These features and conditions are important for the following risks in dental care. It is important to emphasize that each problem is unique and requires a separate analysis for identifying the causes.

Dental crowns, bridges, posts, inlays

  • Temporary and fixed prosthesis can fall off
  • Ceramic/plastic material can crack or break
  • Tooth nerve infections might occur
  • Dental caries might occur on tooth surface after a while
  • Tooth sensitivity might occur after gluing
  • Tooth nerve infection might occur after teeth polishing 
  • Dental posts can cause a root fracture or open up cementations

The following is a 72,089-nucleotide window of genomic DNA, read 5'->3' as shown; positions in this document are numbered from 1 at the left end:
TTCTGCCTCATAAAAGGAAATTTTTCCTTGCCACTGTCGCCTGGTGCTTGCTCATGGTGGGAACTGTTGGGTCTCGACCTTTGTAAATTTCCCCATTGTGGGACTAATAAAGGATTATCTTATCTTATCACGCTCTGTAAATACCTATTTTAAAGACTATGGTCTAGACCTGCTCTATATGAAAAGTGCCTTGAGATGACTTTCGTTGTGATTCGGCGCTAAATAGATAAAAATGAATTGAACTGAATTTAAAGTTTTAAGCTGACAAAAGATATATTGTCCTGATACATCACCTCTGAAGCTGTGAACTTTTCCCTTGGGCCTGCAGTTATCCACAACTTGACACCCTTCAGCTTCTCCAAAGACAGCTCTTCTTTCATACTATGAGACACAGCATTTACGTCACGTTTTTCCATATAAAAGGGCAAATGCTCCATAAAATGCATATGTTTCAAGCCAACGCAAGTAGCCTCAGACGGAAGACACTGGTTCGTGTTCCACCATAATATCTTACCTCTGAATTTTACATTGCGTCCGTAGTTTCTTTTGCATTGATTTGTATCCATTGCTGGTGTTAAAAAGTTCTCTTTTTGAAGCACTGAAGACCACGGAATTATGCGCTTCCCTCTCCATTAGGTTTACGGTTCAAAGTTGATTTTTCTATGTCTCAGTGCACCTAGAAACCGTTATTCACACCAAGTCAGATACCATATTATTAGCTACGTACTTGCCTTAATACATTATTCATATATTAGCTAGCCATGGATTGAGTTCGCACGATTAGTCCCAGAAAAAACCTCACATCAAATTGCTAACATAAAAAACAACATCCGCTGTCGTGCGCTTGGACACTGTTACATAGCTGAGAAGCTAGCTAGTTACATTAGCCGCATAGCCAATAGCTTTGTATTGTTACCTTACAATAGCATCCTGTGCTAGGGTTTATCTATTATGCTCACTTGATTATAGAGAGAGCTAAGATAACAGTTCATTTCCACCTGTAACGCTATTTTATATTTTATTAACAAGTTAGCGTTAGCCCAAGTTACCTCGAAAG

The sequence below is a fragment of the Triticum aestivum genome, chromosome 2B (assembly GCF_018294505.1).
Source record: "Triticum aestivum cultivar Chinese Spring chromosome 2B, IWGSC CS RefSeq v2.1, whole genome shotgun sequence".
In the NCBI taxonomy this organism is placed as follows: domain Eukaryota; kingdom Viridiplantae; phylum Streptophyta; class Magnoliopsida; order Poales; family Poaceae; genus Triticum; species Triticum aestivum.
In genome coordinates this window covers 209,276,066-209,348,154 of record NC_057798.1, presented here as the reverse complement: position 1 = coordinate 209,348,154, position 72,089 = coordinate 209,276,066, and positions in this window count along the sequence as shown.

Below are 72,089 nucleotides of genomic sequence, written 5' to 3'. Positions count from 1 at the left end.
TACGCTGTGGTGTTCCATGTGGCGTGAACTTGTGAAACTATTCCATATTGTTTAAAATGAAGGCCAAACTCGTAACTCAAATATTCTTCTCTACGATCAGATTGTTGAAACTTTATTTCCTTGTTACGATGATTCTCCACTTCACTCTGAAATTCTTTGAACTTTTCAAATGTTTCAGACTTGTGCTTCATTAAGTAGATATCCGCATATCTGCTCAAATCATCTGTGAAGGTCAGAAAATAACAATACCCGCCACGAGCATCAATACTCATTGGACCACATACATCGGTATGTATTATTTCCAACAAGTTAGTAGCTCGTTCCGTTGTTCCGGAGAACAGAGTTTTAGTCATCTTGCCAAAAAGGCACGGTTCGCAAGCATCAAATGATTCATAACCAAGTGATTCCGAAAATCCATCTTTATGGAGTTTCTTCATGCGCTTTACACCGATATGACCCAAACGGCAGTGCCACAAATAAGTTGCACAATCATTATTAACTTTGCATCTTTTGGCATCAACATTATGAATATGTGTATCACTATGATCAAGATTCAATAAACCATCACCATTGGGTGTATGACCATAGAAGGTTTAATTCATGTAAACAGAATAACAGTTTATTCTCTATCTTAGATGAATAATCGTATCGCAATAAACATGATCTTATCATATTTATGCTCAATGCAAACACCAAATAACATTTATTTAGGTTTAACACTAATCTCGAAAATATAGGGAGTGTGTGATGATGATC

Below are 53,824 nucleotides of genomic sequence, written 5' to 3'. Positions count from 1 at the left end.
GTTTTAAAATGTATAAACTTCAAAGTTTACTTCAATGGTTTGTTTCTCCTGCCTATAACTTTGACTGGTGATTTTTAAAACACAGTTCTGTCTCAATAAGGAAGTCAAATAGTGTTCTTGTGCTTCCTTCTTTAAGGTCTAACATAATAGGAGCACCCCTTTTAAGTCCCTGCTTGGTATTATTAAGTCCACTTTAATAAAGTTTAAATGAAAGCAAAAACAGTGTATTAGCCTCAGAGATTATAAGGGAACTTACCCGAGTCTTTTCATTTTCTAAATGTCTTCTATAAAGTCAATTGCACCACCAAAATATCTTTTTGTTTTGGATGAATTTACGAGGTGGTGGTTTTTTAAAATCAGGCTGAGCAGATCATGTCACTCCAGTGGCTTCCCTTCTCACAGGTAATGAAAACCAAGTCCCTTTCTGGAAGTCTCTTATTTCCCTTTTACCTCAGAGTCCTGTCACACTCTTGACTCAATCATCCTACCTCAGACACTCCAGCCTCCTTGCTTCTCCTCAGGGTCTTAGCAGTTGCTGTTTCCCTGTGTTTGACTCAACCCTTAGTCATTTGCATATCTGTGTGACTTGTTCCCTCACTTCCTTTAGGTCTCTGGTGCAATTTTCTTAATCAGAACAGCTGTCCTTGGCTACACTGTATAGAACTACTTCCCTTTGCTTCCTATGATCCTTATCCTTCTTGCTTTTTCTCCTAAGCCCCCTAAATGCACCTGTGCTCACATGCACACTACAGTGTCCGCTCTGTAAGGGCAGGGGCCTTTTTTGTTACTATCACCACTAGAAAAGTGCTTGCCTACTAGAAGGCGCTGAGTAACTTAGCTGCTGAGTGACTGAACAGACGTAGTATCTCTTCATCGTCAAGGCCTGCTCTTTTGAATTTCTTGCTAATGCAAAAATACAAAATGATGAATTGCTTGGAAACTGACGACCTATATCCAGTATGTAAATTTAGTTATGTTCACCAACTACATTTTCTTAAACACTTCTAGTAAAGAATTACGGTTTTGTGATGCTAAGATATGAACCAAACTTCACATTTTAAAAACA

• The screw of the implant can fall out or crack
  • Restorations might affect chewing
  • Gum lines might recede and reveal the edges of the crown

Temporary prosthesis

  • Removable prosthesis may cause rubbing
  • Plastic or metallic parts may crack 
  • Prosthesis may fall off
  • Plastic may crack
  • Prosthesis may be positioned loose
  • Screws can come loose or fall off 
  • Might affect chewing

Dental implants

  • Do not ossify
  • Subsequent bone loss might occur
  • The metal edge may reveal and show from the gums
  • Come off after prosthesis 
  • Infection, swelling and fever may occur after operation

Root treatment

  • Pain might occur after treatment 
  • Swelling and infection might intensify
  • Tooth fracture might occur

Fillings

  • Might fall off
  • Might crack
  • Sensitivity might occur after treatment

Teeth whitening

  • Tooth sensitivity might occur
  • Gum infection might occur
  • The result is not “white” enough